September 12, 2019
Welcome back Clover Class! It has been exciting to be together again at Spring Hill School. On our second day of school I read Eric Carle’s book The Very Hungry Caterpillar, as soon as I finished reading the story a friend asked the question, “How do caterpillars get in the chrysalis?” I was so excited about the provocation, and was curious what other children thought. Friends shared many amazing theories and ideas (a few of them are below). Since then teachers have continued to ask this question while providing materials to help the children form their ideas. We have offered clay and play dough with fuzzy wires, plastic butterflies, fresh flowers and real milkweed leaves. We have also acted out the process of metamorphosis using our bodies in body socks, and in various poses that represent the life cycle. At Spring Hill School, teachers allow children the time to observe and discover provocations independently. Metamorphosis is an example of something we want the children to learn, but we believe that when friends create their own theory it is more valuable than teachers providing the information to them. We hope that by offering various materials, experiences, as well as real life observations, children will be able to create their own theories of how the caterpillar gets in the chrysalis.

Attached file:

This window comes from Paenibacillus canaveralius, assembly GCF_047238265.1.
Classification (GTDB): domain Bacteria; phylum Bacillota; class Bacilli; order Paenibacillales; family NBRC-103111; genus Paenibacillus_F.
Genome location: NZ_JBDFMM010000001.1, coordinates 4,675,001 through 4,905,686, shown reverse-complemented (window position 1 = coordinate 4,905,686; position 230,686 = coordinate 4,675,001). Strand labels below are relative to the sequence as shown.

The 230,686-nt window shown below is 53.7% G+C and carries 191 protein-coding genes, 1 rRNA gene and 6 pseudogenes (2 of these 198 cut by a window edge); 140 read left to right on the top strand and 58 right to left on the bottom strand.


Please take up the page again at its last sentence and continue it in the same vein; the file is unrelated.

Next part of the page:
Thoughts about how the caterpillar gets in the chrysalis-
It builds it around himself. *Fineas
It gets like this, and builds a big hole and then covers it back up with some plastic and some metal and then covers it back up. *Eli
It hangs itself onto a tree and then goes like this and folds into a beautiful butterfly. It just curls itself in it. *Isla F.
So it hangs from a tree and jumps right down, and gets a hole in it and builds the chrysalis back. *Waylon
Digs a hole in the chrysalis and then covers the hole back up, puts some plastic on it, and then puts some hay on the dirt. *Emmett
I think it nibbled a teeny tiny big hole and gets in and then puts it back where it belongs. *Hayden